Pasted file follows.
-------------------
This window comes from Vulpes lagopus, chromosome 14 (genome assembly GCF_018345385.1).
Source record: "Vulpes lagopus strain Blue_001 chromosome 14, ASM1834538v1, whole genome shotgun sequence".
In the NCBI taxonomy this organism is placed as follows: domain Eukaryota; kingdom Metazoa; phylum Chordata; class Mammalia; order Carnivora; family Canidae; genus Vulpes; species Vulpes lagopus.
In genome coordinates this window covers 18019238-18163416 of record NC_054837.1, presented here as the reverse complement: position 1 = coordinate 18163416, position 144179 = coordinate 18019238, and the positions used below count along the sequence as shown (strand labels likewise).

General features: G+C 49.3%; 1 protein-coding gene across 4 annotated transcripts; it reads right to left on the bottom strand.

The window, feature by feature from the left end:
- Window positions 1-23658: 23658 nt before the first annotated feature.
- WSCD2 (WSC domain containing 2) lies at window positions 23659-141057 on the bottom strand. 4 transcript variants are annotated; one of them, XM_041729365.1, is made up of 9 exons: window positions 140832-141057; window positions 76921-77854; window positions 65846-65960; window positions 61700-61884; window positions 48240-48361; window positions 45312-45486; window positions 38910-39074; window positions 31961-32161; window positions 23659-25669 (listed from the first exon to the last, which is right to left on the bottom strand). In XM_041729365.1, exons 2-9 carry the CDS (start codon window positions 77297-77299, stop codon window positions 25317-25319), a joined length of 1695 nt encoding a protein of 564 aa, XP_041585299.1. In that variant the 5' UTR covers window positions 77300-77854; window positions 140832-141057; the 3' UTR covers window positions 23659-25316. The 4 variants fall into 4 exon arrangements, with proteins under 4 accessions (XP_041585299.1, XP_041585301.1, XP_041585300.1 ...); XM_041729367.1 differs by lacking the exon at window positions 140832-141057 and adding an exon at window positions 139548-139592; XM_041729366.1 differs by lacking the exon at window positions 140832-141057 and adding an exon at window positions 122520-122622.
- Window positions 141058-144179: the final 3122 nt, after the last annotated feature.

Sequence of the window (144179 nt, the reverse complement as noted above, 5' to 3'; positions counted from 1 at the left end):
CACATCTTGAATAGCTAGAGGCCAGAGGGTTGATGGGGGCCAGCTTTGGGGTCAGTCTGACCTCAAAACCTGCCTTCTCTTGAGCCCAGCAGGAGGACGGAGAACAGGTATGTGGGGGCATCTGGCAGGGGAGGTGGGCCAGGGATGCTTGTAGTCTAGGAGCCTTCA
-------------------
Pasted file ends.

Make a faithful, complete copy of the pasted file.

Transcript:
This window comes from Vulpes lagopus, chromosome 14 (genome assembly GCF_018345385.1).
Source record: "Vulpes lagopus strain Blue_001 chromosome 14, ASM1834538v1, whole genome shotgun sequence".
In the NCBI taxonomy this organism is placed as follows: domain Eukaryota; kingdom Metazoa; phylum Chordata; class Mammalia; order Carnivora; family Canidae; genus Vulpes; species Vulpes lagopus.
In genome coordinates this window covers 18019238-18163416 of record NC_054837.1, presented here as the reverse complement: position 1 = coordinate 18163416, position 144179 = coordinate 18019238, and the positions used below count along the sequence as shown (strand labels likewise).

General features: G+C 49.3%; 1 protein-coding gene across 4 annotated transcripts; it reads right to left on the bottom strand.

The window, feature by feature from the left end:
- Window positions 1-23658: 23658 nt before the first annotated feature.
- WSCD2 (WSC domain containing 2) lies at window positions 23659-141057 on the bottom strand. 4 transcript variants are annotated; one of them, XM_041729365.1, is made up of 9 exons: window positions 140832-141057; window positions 76921-77854; window positions 65846-65960; window positions 61700-61884; window positions 48240-48361; window positions 45312-45486; window positions 38910-39074; window positions 31961-32161; window positions 23659-25669 (listed from the first exon to the last, which is right to left on the bottom strand). In XM_041729365.1, exons 2-9 carry the CDS (start codon window positions 77297-77299, stop codon window positions 25317-25319), a joined length of 1695 nt encoding a protein of 564 aa, XP_041585299.1. In that variant the 5' UTR covers window positions 77300-77854; window positions 140832-141057; the 3' UTR covers window positions 23659-25316. The 4 variants fall into 4 exon arrangements, with proteins under 4 accessions (XP_041585299.1, XP_041585301.1, XP_041585300.1 ...); XM_041729367.1 differs by lacking the exon at window positions 140832-141057 and adding an exon at window positions 139548-139592; XM_041729366.1 differs by lacking the exon at window positions 140832-141057 and adding an exon at window positions 122520-122622.
- Window positions 141058-144179: the final 3122 nt, after the last annotated feature.

Sequence of the window (144179 nt, the reverse complement as noted above, 5' to 3'; positions counted from 1 at the left end):
CACATCTTGAATAGCTAGAGGCCAGAGGGTTGATGGGGGCCAGCTTTGGGGTCAGTCTGACCTCAAAACCTGCCTTCTCTTGAGCCCAGCAGGAGGACGGAGAACAGGTATGTGGGGGCATCTGGCAGGGGAGGTGGGCCAGGGATGCTTGTAGTCTAGGAGCCTTCA